Our SpeakEasy series of blogger interviews rolls on, literally, with Clive Pursehouse on two wheels. This enthusiastic cyclist, doting father, and sustainability professional somehow manages to find time for his blog, the Northwest Wine Anthem. Covering Washington, Oregon, and occasionally British Columbia and Idaho, you'll find out Clive is not a word-mincer. You might enjoy his "Friday Finds" not just for their friendly price, but also these posts are liberally peppered with musings on popular culture, sports, movies, literature, and more. My questions, and his answers, follow.
You’re the Administrator for Sustainability Education at the University of Washington. When you visit wineries, do you have your work hat on? What kind of education/initiatives around sustainability is the wine industry taking that you applaud? What more would you like to see wineries doing?
Sustainability is about healthy environments, thriving economies and social equity. There’s an organization that really stands out for me called ¡Salud! in Oregon’s Willamette Valley. They provide healthcare, social services and educational outreach to seasonal vineyard workers and their families for free. It’s a super supportive environment and it builds upon itself, by word of mouth. Workers are often weary of red tape and bureaucracy and Salud cuts through all that to get to them.
From an environmental standpoint there are some good things going on, one certification that comes to mind is Salmon Safe in that it’s concerned not with the vineyard per se but practices that could have downstream impact. It’s the realization of our interconnectedness that is the lynchpin in sustainability.
If there were one thing I’d like to see more wineries doing, it would be moving away from heavy glass. Heavy glass drives me crazy. Talk about superfluous, this is just a bauble; let’s ditch the heavy glass folks. More weight equals more fuel needed to ship that freight equals a bigger carbon footprint. There’s no reason for this.
Talk about your recent visit to Detroit as part of your volunteer work for the U.S. Green Building Council. What were your impressions of the city from this perspective?
Detroit is an interest case study in sustainability if you look at it historically. The city was a small industrial town that basically exploded over night. It became a city of two million by 1950 on the boom of the automobile. It was a lesson in unsustainable growth. The infrastructure wasn’t there, and there wasn’t density like you see in New York City or Chicago. People didn’t live in high rises or apartment buildings, manufacturing workers were making serious bank and they all built single families homes. The city’s neighborhoods grew like wildfire. Detroit was a kind of banana republic; the idea of a country whose economy is built on a single commodity.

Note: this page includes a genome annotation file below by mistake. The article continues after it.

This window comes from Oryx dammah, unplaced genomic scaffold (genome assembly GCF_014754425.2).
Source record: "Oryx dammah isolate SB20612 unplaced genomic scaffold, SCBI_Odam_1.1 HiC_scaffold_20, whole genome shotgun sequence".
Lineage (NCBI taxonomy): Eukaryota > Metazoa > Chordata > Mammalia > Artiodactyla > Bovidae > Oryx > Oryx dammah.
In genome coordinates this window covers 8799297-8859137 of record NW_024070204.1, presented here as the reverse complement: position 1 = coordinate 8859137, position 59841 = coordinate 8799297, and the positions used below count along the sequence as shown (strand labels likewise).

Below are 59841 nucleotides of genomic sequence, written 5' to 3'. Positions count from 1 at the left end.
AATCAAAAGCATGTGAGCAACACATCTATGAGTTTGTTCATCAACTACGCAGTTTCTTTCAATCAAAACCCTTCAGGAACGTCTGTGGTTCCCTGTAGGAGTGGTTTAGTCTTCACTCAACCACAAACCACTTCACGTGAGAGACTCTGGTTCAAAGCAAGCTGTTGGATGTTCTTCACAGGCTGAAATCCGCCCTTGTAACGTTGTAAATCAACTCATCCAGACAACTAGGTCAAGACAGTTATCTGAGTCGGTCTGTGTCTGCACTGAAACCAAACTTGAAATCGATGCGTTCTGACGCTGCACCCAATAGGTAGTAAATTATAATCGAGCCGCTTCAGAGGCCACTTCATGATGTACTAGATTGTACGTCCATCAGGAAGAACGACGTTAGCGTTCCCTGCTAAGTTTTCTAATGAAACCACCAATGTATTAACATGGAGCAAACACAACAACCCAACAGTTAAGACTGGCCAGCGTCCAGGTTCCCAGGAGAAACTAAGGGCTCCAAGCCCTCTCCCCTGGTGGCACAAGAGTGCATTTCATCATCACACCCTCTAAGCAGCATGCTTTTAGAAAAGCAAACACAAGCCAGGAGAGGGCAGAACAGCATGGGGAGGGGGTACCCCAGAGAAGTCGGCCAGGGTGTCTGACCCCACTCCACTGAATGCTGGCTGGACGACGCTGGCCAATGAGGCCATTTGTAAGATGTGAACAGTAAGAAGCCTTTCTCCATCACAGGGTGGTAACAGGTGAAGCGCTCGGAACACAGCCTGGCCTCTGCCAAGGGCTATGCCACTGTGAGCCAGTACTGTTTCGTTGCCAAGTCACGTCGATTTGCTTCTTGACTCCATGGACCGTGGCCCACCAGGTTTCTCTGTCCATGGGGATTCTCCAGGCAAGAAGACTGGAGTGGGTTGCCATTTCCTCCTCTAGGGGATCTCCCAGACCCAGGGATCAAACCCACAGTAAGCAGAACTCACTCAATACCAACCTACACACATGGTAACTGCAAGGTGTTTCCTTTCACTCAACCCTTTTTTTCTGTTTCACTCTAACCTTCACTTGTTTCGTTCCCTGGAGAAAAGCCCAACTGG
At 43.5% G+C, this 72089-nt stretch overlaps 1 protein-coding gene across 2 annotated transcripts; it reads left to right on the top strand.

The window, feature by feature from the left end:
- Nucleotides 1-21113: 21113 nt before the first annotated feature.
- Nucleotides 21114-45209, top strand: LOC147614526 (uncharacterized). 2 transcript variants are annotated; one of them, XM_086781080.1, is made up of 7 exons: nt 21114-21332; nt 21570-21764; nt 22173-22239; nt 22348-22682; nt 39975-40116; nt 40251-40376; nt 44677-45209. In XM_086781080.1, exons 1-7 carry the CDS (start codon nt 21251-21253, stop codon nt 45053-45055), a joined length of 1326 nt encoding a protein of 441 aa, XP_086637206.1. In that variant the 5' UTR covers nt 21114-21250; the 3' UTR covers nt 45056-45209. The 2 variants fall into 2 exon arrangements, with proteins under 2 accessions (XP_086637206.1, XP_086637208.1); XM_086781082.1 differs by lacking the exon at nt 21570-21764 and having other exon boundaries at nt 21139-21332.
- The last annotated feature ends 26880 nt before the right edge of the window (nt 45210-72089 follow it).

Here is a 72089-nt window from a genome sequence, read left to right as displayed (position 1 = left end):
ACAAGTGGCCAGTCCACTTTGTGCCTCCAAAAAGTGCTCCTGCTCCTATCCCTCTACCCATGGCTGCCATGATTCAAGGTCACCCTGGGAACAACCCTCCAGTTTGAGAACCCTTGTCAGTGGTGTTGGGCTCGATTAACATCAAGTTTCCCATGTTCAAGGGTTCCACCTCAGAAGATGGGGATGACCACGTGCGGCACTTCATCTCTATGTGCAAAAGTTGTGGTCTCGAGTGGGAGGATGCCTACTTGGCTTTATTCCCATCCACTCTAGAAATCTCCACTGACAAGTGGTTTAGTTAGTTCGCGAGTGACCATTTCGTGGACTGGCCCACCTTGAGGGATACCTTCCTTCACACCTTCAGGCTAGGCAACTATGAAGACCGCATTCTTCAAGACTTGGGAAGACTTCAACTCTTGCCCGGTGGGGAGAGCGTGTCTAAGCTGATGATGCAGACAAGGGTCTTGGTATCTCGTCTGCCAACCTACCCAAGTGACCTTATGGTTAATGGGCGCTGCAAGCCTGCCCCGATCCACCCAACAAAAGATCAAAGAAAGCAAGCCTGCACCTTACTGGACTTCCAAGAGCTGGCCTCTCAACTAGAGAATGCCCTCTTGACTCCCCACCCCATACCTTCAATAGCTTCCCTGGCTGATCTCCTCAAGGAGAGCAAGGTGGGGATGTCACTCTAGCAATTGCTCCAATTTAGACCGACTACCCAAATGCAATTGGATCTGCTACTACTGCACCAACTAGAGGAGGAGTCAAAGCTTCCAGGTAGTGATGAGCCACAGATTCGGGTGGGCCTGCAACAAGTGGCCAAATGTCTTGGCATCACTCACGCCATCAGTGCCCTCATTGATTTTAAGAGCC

When the auto industry started shrinking so did Detroit. It’s bad now, from a development point of view. There are whole blocks of the city that are mostly overgrown, or they may have one or two houses in them. I feel a sort of kinship for Detroit in that I come from Pittsburgh, a city that had a huge boom with the steel industry but has downsized, recovered and is thriving. There are some amazing green solutions being proposed there and Detroit has so much vacant urban land it may become the world’s largest urban farming community, which could be a very good comeback story.
What’s it like writing about wine for cycling magazines? Are you turning your cycling colleagues into wine enthusiasts?
It’s an interesting space, because you don’t have to get too technical. My idea was really to combine my two hobbies. Peloton magazine is a road cycling lifestyle magazine and there’s a beauty and artistry in bicycle racing just as there is in wine. I think for the wine industry it’s important to be imaginative when it comes to exposing people outside of those “in the know” about wine already. It’s an entirely new audience and one that appreciates the finer things.
You mainly commute to and from work by bicycle. What tips do you have for people who are leery of the idea and could use a little encouragement?
Don’t worry about what you wear or what kind of bicycle you’ve got. I think people can be just as comfortable riding in their street clothes or a rain coat as anything else. There are tons of great statistics about the health of people who ride a bicycle instead of commuting by car or bus. Productivity, stress levels, weight loss, no gym fees, what’s not to love. I always tell people who are interested in commuting by bicycle to use what you have now and if it’s something you’re going to commit to in terms of upgrading your gear, give that a year, always carry a spare tube and a frame pump and spend good money on quality tires and lights. Wear a helmet; always.